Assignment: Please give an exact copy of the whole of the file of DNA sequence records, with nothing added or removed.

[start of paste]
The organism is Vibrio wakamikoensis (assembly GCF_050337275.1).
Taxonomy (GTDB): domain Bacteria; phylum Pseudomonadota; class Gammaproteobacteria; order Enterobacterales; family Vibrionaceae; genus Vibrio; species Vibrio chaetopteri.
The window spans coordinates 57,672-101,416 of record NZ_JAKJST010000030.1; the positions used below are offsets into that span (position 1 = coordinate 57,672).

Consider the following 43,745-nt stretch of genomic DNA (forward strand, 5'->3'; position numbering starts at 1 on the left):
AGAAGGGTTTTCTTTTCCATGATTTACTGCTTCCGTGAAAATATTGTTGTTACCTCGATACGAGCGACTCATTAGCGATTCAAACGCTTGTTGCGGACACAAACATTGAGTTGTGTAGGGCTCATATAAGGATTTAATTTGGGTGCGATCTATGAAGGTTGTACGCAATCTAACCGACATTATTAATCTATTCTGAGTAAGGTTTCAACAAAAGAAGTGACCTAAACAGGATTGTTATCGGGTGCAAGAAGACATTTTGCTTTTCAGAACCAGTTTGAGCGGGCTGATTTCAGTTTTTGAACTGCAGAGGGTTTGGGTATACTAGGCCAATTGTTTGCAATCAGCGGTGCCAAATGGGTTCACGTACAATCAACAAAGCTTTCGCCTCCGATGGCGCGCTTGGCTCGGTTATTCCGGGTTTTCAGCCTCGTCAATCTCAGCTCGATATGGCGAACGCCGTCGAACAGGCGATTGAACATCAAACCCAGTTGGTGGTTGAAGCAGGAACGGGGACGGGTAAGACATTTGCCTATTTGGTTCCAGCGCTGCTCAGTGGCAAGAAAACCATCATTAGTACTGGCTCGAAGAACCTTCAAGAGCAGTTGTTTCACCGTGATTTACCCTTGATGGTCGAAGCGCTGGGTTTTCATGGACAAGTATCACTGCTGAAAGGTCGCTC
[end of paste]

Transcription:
The organism is Vibrio wakamikoensis (assembly GCF_050337275.1).
Taxonomy (GTDB): domain Bacteria; phylum Pseudomonadota; class Gammaproteobacteria; order Enterobacterales; family Vibrionaceae; genus Vibrio; species Vibrio chaetopteri.
The window spans coordinates 57,672-101,416 of record NZ_JAKJST010000030.1; the positions used below are offsets into that span (position 1 = coordinate 57,672).

Consider the following 43,745-nt stretch of genomic DNA (forward strand, 5'->3'; position numbering starts at 1 on the left):
AGAAGGGTTTTCTTTTCCATGATTTACTGCTTCCGTGAAAATATTGTTGTTACCTCGATACGAGCGACTCATTAGCGATTCAAACGCTTGTTGCGGACACAAACATTGAGTTGTGTAGGGCTCATATAAGGATTTAATTTGGGTGCGATCTATGAAGGTTGTACGCAATCTAACCGACATTATTAATCTATTCTGAGTAAGGTTTCAACAAAAGAAGTGACCTAAACAGGATTGTTATCGGGTGCAAGAAGACATTTTGCTTTTCAGAACCAGTTTGAGCGGGCTGATTTCAGTTTTTGAACTGCAGAGGGTTTGGGTATACTAGGCCAATTGTTTGCAATCAGCGGTGCCAAATGGGTTCACGTACAATCAACAAAGCTTTCGCCTCCGATGGCGCGCTTGGCTCGGTTATTCCGGGTTTTCAGCCTCGTCAATCTCAGCTCGATATGGCGAACGCCGTCGAACAGGCGATTGAACATCAAACCCAGTTGGTGGTTGAAGCAGGAACGGGGACGGGTAAGACATTTGCCTATTTGGTTCCAGCGCTGCTCAGTGGCAAGAAAACCATCATTAGTACTGGCTCGAAGAACCTTCAAGAGCAGTTGTTTCACCGTGATTTACCCTTGATGGTCGAAGCGCTGGGTTTTCATGGACAAGTATCACTGCTGAAAGGTCGCTC